“The child must know that he is a miracle, that since the beginning of the world there hasn’t been, and until the end of the world there will not be, another child like him.” Pablo Cassals
TWW has found the Pearl’s advice so concerning, we are doing an extra post this week.
Clarification: TWW recognizes that good Christians are all over the place on the issue of spanking and we believe it is a worthy subject for discussion. Both of us have spanked our kids, albeit rarely. This series is looking at abusive punishment and treatment of children.
Michael and Debi Pearl have established quite a following in the seventeen years since To Train Up A Child was first published. Have you ever wondered what Michael Pearls’ qualifications are for doling out “child training” advice? Here are his qualifications according to the No Greater Joy website.
“No Greater Joy is the ministry of Michael and Debi Pearl under the auspices of No Greater Joy Ministries Inc. Michael has been a pastor, missionary, and evangelist for over 40 years. The Pearls’ five children were all homeschooled, and have grown up to become missionaries and church leaders. Though holding a BS from Crichton College, when Michael is asked for his credentials on child training he points to his five children.”
So there you have it straight from the horse’s mouth (to use an expression Michael Pearl might actually appreciate). Before getting into today’s topic, it might be beneficial for you to see Pearl in action answering one of many Bible questions posted on YouTube. Take a look:
Is the Method of Baptism Important?
Before digging deeper into the Pearl’s masterpiece, I believe it is worth calling attention to an interesting confession made by Michael Pearl. After the birth of their first daughter, Debi had trouble conceiving and when she finally did, she miscarried. A few years later the Pearls had their first son. Michael Pearl interjects a little humor by writing:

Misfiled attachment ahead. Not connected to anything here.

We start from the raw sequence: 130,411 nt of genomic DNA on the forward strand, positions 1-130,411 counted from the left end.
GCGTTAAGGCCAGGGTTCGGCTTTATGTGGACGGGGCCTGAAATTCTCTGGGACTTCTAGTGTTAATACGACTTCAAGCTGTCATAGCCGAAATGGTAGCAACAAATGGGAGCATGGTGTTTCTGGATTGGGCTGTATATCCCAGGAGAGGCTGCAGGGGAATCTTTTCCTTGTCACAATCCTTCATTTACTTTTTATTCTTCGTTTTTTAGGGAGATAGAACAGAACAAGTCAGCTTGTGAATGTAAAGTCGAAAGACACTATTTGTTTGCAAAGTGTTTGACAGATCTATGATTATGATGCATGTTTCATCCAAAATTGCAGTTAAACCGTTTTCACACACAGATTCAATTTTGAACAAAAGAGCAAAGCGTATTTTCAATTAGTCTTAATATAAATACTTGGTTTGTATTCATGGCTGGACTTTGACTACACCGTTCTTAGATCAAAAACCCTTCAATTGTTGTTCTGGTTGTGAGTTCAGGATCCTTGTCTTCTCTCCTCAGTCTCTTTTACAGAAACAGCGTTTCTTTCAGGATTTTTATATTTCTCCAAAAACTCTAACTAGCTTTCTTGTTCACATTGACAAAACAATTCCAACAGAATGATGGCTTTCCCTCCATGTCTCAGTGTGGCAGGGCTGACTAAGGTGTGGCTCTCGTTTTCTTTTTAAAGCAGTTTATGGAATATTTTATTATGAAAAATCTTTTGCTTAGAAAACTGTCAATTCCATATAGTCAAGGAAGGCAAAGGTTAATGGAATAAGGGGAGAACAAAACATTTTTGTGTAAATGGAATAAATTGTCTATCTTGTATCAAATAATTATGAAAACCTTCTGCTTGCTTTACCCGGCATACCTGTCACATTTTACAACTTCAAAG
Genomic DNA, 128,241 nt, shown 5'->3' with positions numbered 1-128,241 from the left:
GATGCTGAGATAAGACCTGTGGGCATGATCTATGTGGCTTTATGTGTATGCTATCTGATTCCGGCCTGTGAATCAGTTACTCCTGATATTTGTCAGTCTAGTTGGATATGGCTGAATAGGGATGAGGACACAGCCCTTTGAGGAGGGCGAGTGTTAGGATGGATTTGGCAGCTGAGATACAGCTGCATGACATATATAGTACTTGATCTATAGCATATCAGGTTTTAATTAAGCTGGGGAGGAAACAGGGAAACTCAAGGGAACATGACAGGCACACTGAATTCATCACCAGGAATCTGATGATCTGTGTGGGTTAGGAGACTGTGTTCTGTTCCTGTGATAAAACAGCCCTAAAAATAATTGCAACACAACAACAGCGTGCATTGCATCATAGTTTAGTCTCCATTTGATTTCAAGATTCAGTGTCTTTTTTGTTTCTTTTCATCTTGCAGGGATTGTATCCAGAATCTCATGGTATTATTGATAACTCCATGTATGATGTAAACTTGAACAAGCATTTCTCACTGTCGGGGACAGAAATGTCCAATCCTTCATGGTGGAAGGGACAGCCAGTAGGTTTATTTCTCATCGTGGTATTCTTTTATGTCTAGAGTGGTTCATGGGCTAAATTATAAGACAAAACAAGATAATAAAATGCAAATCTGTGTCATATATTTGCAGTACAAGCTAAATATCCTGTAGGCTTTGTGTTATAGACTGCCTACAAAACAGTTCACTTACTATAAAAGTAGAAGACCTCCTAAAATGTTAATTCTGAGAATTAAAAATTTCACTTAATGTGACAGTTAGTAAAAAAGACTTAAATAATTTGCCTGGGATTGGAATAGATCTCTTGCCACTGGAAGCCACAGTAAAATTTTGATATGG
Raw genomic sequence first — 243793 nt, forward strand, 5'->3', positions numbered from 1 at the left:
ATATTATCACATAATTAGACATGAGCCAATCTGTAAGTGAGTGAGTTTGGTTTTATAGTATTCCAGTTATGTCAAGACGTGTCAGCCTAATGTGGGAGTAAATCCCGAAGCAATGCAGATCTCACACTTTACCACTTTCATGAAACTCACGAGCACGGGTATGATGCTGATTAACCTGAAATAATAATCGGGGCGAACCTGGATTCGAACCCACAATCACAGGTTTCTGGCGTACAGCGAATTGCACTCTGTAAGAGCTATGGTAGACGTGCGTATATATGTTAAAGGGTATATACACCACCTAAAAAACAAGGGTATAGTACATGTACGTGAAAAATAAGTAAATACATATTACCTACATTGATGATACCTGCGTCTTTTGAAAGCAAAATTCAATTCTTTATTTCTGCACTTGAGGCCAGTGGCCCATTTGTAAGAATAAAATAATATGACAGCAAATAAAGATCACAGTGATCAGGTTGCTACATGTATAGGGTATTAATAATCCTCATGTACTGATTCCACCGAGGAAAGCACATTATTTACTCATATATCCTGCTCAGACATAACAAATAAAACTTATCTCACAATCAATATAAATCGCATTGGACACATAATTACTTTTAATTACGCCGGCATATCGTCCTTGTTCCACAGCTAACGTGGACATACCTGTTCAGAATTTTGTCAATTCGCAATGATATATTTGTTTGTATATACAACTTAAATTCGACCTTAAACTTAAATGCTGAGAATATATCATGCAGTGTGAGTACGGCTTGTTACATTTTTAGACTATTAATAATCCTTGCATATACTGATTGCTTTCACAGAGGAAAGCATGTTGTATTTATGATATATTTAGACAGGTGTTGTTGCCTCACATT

“Our first son! My wife was ever so possessive. By the age of one, he was so attached to her that I had to submit a request well in advance if I wanted to spend some time with her. We were in no danger of having any more children. He could not be left with a baby sitter unless she was blessed with deafness. I didn’t know much about children…” (p. 63)
Incredibly, he is now a self-professed expert!
To gain an understanding of how the Pearl children were “trained”, let’s look at some examples Pearl provides in Chapter 10 of To Train Up A Child, called “Safety Training”.
The first example involves gun safety. Pearl points out that since they are a hunting family, they “always had guns around the house.” (p. 66) They kept the guns out of reach when the children were little; however, in case they ever came in contact with a loaded gun, they trained them for safety. Here’s how:
“With our first toddler, I placed an old, unused and empty, single-shot shot-gun in the living room corner. After taking the toddler through the “No” saying, hand-switching sessions, they knew guns were always off limits.”
Pearl explains that after his children were trained (I assume one-by-one), they never touched the gun either at their home or someone else’s. “I didn’t gun-proof my house, I gun-proofed my children,” Pearl proclaims. (p. 66)
One feature in the Pearl home was a wood-burning stove that they used for cooking and heating. Knowing that toddlers can be severely burned from this kind of stove, the Pearls “trained” their children not to touch. Michael Pearl explains: